Date of Award

Spring 5-2011

Degree Type

Dissertation

Degree Name

Doctor of Philosophy (PhD)

Department

History

Committee Chair

Dr. William K. Scarborough

Committee Chair Department

History

Committee Member 2

Dr. Bradley G. Bond

Committee Member 3

Dr. Curtis Austin

Committee Member 3 Department

History

Committee Member 4

Dr. Andrew Wiest

Committee Member 4 Department

History

Committee Member 5

Dr. Louis Kyriakoudes

Committee Member 5 Department

History

Abstract

“Race and Justice in Mississippi’s Central Piney Woods, 1940-2010,” examines the black freedom struggle in Jones and Forrest counties. The writer concludes that more than any other region of Mississippi, the Central Piney Woods became the pivotal theater in the war for racial justice because the intensity of its racial oppression combined with its unparalleled suffrage campaign, and watershed street protests forced a federal alliance, instigated landmark court rulings, and generated black political victories that lay the foundations for a more equitable racial order. To obtain a broader perspective on the forces that transformed racial justice over time, this community study focuses on the nexus at which the civil right struggle, massive resistance, and federal intervention converged; and it expands the typical periodization of civil rights studies to examine the racial struggle from the Jim Crow era, through the Civil Rights Movement, and into the racial landscape of contemporary times.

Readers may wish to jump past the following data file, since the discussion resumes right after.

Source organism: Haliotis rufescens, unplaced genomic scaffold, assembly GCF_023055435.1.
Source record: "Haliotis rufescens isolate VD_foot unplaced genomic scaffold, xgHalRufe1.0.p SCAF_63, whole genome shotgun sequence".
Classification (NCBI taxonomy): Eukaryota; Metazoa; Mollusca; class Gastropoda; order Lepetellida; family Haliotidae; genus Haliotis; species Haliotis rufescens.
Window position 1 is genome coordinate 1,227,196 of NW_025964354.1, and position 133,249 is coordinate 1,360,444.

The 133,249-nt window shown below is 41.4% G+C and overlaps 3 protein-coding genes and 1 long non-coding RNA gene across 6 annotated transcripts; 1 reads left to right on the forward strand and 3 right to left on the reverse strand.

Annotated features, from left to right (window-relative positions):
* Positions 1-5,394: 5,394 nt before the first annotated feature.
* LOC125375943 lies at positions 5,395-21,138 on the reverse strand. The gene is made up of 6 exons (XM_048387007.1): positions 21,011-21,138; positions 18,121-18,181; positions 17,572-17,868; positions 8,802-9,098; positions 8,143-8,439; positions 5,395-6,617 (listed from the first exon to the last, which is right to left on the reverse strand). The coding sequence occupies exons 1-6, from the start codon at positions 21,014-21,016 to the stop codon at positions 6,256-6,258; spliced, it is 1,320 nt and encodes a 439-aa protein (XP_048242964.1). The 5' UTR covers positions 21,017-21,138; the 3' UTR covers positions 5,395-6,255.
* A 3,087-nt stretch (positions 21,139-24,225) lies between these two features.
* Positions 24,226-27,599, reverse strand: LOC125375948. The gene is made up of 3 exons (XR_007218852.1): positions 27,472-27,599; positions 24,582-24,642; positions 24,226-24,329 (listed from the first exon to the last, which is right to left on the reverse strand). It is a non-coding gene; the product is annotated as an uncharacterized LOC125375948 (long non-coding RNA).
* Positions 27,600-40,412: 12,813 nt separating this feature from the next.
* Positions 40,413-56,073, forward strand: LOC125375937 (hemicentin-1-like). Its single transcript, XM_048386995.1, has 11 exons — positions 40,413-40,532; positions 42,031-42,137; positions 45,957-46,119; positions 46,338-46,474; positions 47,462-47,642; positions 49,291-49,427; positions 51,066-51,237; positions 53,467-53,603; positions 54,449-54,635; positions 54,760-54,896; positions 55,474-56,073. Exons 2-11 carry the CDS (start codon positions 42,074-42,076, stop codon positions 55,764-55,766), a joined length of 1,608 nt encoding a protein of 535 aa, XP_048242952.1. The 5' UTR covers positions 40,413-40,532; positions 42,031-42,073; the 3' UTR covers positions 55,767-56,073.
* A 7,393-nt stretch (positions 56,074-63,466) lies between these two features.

The first stage of the modern black freedom struggle began in the Central Piney Woods on the eve of World War II as blacks capitalized on the termination of American isolationism to expose racial oppression in the South. Yet the pervasive racial police state prevented the rise of a full-scale revolt until the mid-sixties. In 1964, the black freedom struggle moved into its second stage when civil rights activists launched a decade-long revolt against the racial order that forced the dismantling of the Jim Crow state. Determined to address inequities unresolved by the Civil Rights Movement, the freedom struggle moved into its third stage as local blacks launched a second movement to fight for political clout, economic equity, retributive justice, and the termination of discrimination in the schools, the courts, and city government. Although the struggle transformed the Central Piney Woods into the harbinger of biracial governing, economic, educational, and infrastructure disparities persisted, and the society was still largely segregated. At the least, as blacks had acquired substantial political power and as white progressivism had grown, the Central Piney Woods had an historic opportunity to address these disparities efficaciously and to seek a racially reconciled society.

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